Art by Chris Chen
No one thinks I’m a writer but me. I spend so much time in front of a computer or with my nose in a book, I can’t understand how I could be confused as being anything else. Well then, why isn’t my name on anyone’s “bestsellers” list? Why aren’t the royalty checks rolling in on the regular? I imagine I’m not the only aspiring author who has felt this way at one time or another. But then again, there’s a solid chance I am.
When you’re starting out, writing can be an unfulfilling, tiresome grind. But if you commit to it and feverishly work to develop your chosen craft, hopefully the praise and paychecks will not be far behind.
But what about those who haven’t chosen this beautifully demoralizing vocation? Anyone who has ever told another person, “Yeah, I’m a writer,” has probably heard the unenthusiastic response, “Ugh, I hate writing, I’m just not any good at it.” Well, anyone who only writes when they absolutely have to, because they hate it, cannot be surprised if they continue to hate it, and most likely be lousy at it, forever. Remember, writing is like any other skill; it must be practiced to be perfected.
It works like this: I can’t make fondue, but if I spent as much time melting cheeses and mixing them together as I do hammering away on a keyboard, I’d be quite the queso connoisseur. Of course, while any discipline has its outliers, it’s unrealistic to think everyone can be an expert right from the get-go. But if every time you step up to the melting pot or sit down at your desk, you think, “Ahhh I hate this,” you’ll never know if you have any secret literary skills — or queso competence.
Also, when it comes down to it, writing is just like any other art form; it starts with inspiration, no matter how small. Every beautiful painting or sophisticated sculpture started with an image in the artist’s brain. And this image could have come from anywhere — something they saw or smelled, or something they heard or felt. Writing is the same way. You take a simple idea, a word or phrase or comical limerick, and turn it into a tangible piece of literature that can be shared and enjoyed by all — or in my case, tolerated by few and ignored by most.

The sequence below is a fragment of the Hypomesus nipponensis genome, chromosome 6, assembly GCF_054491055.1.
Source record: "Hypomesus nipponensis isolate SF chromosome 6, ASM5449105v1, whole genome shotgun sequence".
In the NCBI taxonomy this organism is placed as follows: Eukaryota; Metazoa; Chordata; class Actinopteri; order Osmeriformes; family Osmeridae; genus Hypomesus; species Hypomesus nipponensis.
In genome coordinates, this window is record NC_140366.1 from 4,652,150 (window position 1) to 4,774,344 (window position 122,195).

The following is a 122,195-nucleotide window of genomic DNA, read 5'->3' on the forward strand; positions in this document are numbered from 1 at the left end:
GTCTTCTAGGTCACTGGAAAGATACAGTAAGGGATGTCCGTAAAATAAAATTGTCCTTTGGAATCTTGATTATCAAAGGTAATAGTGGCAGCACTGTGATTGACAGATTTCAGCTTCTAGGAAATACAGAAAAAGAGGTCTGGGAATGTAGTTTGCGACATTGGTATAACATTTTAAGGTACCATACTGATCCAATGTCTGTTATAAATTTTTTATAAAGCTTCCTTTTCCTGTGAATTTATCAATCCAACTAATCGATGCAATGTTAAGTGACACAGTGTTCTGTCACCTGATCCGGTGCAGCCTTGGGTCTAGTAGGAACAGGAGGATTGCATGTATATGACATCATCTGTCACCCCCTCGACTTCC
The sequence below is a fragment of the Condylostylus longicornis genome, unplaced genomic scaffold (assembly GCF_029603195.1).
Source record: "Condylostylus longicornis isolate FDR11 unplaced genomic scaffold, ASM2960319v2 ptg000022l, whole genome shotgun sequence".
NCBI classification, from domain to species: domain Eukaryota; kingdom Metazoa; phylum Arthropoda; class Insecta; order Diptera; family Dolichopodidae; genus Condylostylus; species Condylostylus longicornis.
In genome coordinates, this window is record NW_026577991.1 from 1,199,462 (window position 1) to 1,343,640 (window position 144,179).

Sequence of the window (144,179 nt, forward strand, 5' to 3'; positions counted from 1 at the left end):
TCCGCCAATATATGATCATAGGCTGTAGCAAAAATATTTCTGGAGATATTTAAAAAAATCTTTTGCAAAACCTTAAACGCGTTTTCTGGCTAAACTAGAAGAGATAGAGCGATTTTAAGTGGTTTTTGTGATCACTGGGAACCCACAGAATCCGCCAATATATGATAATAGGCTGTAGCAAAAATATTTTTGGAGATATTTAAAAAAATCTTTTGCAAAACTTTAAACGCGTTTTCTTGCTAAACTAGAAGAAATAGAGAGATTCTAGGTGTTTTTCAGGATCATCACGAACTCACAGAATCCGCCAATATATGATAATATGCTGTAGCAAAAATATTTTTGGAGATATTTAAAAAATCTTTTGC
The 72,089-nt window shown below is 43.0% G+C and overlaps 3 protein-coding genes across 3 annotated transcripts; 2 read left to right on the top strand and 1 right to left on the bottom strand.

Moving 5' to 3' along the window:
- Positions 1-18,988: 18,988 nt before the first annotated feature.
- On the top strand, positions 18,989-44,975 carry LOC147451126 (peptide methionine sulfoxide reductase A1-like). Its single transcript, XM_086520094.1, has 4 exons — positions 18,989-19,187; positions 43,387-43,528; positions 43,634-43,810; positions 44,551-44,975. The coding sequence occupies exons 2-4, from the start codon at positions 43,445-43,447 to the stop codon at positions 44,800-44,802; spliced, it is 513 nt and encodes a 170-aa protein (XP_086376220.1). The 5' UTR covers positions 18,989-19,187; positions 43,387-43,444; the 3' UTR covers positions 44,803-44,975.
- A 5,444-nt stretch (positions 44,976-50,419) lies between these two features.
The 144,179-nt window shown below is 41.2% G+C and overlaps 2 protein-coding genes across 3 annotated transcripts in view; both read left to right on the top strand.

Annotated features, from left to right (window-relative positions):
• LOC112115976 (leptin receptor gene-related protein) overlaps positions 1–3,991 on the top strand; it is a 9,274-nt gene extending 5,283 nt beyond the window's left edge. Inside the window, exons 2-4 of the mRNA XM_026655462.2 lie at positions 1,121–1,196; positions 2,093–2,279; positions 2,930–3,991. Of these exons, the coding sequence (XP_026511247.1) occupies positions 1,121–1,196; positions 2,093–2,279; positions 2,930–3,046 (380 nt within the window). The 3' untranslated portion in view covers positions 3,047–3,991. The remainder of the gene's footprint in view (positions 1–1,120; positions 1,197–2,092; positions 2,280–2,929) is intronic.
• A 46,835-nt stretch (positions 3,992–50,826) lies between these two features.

For those of you who might actually want to improve your skills, here’s a few things you can do:
1) Go to the Pepperdine Writing Center, whose goal is “not to ‘correct’ your writing, but to help you become a better writer.” Sounds pretty good to me, maybe check it out before that Junior Writing Portfolio creeps up on you.
2) Read the book “On Writing Well” by William Zinsser; not only is it a fantastic “how-to” book about writing, it is a great read with some powerful life lessons as well.
3) Start a blog (or a journal for you overachievers who still use pens and paper). I was once told by an author who I am a fan of that blogging is a great way to amplify your efforts. It can help you accomplish whatever it is you’re trying to do faster, cheaper and easier. And you’ll also get in some quality practice.
To the non-writers, I’m sure that all sounds terrible. Believe me though, I get it; writing can be arduous and thankless for those who love it — why would anyone else want to do it? I haven’t looked into a microscope since the eighth grade — science isn’t my thing, and maybe writing isn’t yours. But no one’s going to be asking me to dissect a reptile or peer into a petri dish anytime soon. Can you say the same about writing a term paper? So, if you want to expand your skills as a writer or possibly learn to enjoy writing, you have to write, write a lot, write now, like, right now.
Follow Alec McPike on Twitter: @alecmcpike